Kirsty Logan has created a strange, haunting world of damplings – those who live at sea – and islanders in her novel The Gracekeepers
The first Callanish knew of the Circus Excalibur was the striped silk of their sails against the grey sky. They approached her tiny island in convoy: the main boat with its bobbing trail of canvas-covered coracles following like ducklings, chained in an obedient line. Ships arrived a dozen a day in the archipelagos, and Callanish knew that the circus folk would have to fight for their place on her island. Tomorrow the dock would be needed for a messenger boat, or a crime crew, or a medic. In a world that is almost entirely sea, placing your feet on land was a privilege that must be earned.
As dusk fell, Callanish loitered at the blackshore, her slippered feet restless on the wooden slats. She watched as the circus crew spilled ashore: a red-faced barrel of a man, trailed by a bird-delicate boy; a trio of tattooed ladies, hair bright as petals; two gleaming horses left to gum at the seaweed. To a chorus of shouts – hoist! hoist! hoist! – the crew pulled ropes in unison, their limbs slick with saltwater.
Callanish tugged at her white gloves as she watched the circus unfold. She saw how the boat’s sails would become the striped ceiling of the big top; how the wide, flat deck would be the stage.
With each billow of sail or tightening of ropes, she inched further off the dock and on to the shore. It was only when the sun dipped below the horizon that she felt the damp chill in her toes and saw how her slippers had darkened with seawater. Oh, she would be in trouble now.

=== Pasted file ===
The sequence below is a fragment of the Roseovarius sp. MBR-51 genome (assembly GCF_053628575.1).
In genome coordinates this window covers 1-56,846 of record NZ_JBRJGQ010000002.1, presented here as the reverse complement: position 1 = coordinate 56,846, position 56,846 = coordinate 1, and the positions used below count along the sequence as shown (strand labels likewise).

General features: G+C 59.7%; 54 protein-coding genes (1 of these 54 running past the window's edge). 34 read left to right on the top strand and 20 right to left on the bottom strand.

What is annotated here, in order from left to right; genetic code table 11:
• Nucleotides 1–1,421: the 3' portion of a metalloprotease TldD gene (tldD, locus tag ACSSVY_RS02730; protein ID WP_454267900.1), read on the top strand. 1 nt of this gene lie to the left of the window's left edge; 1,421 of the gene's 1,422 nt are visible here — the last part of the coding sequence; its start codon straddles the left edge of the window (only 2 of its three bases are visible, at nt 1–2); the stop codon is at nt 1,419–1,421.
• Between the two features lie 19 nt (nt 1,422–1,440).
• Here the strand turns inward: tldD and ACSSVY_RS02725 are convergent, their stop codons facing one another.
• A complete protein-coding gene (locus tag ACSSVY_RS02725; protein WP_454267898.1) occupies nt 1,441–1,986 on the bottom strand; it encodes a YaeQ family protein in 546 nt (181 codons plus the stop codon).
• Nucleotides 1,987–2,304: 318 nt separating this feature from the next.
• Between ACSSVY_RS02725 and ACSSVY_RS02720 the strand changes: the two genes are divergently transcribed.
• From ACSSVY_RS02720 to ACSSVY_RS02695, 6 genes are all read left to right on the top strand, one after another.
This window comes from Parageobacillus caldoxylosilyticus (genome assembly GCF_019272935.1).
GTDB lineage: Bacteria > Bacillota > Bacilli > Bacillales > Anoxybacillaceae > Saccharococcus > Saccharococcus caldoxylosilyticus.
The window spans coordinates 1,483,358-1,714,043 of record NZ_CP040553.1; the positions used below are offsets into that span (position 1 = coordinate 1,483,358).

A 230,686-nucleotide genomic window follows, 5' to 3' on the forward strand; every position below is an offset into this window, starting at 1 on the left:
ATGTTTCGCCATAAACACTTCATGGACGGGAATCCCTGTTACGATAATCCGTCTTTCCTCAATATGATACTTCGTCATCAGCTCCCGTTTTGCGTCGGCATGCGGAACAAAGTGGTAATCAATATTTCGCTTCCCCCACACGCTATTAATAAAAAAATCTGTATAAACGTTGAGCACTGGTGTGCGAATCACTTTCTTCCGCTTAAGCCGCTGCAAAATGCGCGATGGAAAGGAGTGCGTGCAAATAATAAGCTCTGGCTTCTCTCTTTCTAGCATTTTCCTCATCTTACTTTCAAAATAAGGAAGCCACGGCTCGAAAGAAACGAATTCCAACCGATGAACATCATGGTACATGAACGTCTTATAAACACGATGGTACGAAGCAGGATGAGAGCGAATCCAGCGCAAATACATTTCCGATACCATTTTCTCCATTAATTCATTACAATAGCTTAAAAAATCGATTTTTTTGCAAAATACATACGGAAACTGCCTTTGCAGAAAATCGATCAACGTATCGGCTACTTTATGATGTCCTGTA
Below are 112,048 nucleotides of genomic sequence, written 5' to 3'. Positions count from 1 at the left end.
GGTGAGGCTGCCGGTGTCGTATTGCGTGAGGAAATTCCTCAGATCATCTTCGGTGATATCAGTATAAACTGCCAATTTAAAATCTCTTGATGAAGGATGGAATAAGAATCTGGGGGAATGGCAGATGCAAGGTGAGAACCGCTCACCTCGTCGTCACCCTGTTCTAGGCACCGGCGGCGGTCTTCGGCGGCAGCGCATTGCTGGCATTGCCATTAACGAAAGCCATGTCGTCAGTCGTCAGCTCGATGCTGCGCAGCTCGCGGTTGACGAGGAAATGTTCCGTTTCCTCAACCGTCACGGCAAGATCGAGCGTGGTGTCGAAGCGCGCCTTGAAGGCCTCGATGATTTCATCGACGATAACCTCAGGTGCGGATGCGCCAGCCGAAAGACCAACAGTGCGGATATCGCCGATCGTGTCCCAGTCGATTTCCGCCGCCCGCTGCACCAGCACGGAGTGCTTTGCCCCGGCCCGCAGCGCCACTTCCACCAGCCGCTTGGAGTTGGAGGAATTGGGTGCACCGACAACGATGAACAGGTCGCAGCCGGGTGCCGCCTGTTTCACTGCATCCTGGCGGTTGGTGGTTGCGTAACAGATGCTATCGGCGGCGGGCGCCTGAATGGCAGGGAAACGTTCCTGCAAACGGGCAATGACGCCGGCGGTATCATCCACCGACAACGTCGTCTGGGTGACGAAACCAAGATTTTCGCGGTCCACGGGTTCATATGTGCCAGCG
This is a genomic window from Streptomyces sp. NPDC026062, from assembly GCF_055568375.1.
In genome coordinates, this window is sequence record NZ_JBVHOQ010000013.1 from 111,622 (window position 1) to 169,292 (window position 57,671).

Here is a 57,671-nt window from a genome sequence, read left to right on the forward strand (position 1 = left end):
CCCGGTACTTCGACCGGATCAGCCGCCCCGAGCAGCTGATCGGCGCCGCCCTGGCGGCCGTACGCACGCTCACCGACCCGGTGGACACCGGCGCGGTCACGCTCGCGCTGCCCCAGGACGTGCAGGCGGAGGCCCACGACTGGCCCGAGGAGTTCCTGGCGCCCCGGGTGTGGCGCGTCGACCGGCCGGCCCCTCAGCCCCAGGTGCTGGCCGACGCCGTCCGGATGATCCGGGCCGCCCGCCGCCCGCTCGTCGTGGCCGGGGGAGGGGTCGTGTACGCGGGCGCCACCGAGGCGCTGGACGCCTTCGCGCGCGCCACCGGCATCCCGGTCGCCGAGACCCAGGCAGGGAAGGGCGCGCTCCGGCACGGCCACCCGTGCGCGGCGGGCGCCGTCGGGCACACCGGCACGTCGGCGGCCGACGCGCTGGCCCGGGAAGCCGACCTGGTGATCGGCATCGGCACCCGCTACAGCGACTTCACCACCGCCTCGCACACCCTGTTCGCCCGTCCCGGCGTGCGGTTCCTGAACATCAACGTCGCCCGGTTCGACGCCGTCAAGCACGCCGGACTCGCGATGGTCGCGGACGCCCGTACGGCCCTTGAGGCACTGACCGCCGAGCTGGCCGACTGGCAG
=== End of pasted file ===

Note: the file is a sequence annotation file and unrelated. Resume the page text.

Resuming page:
She ran home doing giant steps, leaping high into the air like a circus acrobat, hoping the wind would dry her slippers before her mother saw.
That night Callanish huddled under the striped canopy, mouth open as she gazed up, gloved hands gripped between her knees. Not all the landlockers on her island found the circus a glad sight: there were enough people on the island to crowd out the big top twice over, but it was only half full. Still, Callanish was excited enough for every single landlocker in the whole archipelago.
Her mother had scrubbed and scrubbed at the white silk slippers, muttering that Callanish would have to skip the performance.
Callanish had shut herself in the wooden chest, hiding among the sealskins, until her mother relented. She promised that she would not fiddle with her gloves and slippers, and she would be silent and good and unnoticed, and it would all be worth it for the circus.
‘We shouldn’t welcome damplings like this,’ murmured Callanish’s mother, folding her bare hands on her lap. ‘And at night-time, too, when good people should be tucked up safe in their houses! What are those circus folk hiding in the dark, hmm?’ She patted Callanish’s hands, making sure the gloves were on. ‘Some islands don’t even let damplings come above the blackshore. If they want to perform, they can do it in the daytime with waves lapping at their ankles like they’re meant. Those people belong in the water. They’re dirtying the land.’
But Callanish knew that would never work. The circus would not look good in the bland, bright day: its colours would fade against the clouds, spitty rain would threaten the fire-breather, the acrobats’ sodden feet would make them shiver so much they missed their catches. What would be the point of an imperfect circus?
The red-faced barrel-man strode onstage, dressed in a ringmaster’s costume of an elaborate hat, black trousers, and a shirt covered in rows of paper ruffles. Even Callanish’s mother gasped at that: so much paper must have cost a fortune.